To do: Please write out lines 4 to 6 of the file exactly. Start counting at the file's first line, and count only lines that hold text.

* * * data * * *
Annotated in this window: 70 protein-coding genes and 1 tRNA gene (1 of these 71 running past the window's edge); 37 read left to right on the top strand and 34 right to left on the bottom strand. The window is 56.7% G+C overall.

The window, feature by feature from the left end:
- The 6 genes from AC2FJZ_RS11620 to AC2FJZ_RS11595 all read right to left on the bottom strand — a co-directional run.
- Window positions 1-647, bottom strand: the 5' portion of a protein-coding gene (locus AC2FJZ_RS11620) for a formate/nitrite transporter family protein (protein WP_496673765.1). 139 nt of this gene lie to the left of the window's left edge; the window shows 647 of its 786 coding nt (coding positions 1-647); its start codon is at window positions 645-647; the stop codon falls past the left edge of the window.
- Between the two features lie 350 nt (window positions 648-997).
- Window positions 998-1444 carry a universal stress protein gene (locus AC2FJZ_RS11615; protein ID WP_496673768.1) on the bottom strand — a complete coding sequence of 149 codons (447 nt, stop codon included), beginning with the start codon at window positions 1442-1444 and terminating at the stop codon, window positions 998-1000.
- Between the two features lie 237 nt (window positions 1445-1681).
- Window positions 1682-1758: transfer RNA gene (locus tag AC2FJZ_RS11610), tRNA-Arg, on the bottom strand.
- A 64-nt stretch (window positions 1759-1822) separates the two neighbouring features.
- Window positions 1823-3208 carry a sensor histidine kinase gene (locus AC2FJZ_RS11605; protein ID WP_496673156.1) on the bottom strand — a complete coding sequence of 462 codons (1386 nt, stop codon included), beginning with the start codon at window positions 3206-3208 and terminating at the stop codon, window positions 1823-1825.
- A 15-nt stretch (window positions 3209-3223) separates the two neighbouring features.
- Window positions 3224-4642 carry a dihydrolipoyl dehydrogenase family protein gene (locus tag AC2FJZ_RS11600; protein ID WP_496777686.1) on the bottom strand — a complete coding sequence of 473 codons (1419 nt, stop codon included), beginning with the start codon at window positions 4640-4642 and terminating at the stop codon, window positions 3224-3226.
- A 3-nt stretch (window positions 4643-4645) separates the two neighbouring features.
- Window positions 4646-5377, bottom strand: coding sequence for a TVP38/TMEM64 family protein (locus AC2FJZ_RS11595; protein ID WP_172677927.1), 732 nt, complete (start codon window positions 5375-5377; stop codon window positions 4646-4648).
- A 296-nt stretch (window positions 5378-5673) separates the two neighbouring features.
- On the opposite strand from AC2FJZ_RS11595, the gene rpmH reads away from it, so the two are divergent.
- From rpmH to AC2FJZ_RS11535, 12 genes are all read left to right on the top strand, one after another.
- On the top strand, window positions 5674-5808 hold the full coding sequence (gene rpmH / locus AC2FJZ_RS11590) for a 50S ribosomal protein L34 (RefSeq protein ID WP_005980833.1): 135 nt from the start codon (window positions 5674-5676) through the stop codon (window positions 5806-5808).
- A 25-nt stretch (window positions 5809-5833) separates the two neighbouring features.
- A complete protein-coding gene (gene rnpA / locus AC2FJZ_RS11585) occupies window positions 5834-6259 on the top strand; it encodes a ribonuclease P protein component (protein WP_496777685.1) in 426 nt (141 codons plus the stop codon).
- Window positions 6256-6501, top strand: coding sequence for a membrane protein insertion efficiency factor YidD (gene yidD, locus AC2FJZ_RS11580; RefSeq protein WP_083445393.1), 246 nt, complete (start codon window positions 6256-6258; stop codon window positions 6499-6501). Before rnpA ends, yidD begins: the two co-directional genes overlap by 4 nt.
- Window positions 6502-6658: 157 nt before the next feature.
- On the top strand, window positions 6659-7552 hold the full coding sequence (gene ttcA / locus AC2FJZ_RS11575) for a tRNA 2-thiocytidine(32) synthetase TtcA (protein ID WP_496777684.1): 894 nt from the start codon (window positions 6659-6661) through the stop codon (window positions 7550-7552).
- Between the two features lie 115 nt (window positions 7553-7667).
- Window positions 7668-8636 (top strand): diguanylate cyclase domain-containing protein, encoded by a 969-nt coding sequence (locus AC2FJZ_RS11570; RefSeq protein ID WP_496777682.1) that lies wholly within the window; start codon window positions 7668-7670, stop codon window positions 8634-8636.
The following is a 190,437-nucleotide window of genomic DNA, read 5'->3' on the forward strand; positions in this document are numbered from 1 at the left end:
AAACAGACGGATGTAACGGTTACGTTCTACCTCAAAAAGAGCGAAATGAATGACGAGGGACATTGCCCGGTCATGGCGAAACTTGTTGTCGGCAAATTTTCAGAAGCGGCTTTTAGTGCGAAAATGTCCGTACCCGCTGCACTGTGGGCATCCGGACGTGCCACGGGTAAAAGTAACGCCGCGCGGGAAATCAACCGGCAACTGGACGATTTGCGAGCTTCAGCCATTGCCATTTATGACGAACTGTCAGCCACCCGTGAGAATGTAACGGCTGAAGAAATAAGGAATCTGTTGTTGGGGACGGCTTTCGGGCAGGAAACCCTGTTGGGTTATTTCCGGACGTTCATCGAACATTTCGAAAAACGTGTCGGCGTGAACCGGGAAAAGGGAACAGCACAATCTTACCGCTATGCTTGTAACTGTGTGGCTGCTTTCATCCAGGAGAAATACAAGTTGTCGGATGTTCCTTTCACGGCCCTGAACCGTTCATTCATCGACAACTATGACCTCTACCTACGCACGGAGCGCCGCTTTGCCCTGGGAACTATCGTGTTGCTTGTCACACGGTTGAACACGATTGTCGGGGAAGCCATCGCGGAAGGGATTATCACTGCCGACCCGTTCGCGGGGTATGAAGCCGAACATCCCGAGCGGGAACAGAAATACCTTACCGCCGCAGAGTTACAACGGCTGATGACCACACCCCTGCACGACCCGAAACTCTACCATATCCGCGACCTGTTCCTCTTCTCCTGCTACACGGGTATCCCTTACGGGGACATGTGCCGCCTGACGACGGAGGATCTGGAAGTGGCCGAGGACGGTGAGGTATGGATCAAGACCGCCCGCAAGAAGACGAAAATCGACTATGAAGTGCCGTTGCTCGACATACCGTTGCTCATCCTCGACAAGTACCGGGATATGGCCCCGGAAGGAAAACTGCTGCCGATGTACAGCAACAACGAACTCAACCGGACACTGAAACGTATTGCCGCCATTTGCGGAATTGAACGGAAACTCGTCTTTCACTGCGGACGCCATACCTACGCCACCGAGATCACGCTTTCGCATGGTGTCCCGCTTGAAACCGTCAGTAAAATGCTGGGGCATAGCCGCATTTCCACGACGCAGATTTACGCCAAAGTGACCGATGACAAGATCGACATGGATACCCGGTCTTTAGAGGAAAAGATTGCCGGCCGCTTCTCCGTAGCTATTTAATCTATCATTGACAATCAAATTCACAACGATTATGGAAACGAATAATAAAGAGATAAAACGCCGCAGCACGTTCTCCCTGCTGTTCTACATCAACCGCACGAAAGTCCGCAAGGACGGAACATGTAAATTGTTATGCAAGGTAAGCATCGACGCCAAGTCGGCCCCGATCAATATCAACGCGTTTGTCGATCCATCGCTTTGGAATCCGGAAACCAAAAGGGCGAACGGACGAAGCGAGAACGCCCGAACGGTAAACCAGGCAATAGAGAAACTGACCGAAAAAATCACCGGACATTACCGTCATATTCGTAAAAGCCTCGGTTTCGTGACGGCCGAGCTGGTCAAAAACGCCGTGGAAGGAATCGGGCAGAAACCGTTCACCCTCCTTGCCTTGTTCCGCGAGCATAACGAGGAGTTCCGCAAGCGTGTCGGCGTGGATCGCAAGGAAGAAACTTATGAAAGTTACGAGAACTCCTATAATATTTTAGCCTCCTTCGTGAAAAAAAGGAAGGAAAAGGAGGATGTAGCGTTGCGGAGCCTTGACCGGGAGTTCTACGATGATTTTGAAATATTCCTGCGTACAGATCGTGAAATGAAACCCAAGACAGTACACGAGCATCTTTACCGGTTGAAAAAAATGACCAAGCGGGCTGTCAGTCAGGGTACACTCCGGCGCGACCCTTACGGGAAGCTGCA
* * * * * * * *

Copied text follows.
- Window positions 1-647, bottom strand: the 5' portion of a protein-coding gene (locus AC2FJZ_RS11620) for a formate/nitrite transporter family protein (protein WP_496673765.1). 139 nt of this gene lie to the left of the window's left edge; the window shows 647 of its 786 coding nt (coding positions 1-647); its start codon is at window positions 645-647; the stop codon falls past the left edge of the window.
- Between the two features lie 350 nt (window positions 648-997).
- Window positions 998-1444 carry a universal stress protein gene (locus AC2FJZ_RS11615; protein ID WP_496673768.1) on the bottom strand — a complete coding sequence of 149 codons (447 nt, stop codon included), beginning with the start codon at window positions 1442-1444 and terminating at the stop codon, window positions 998-1000.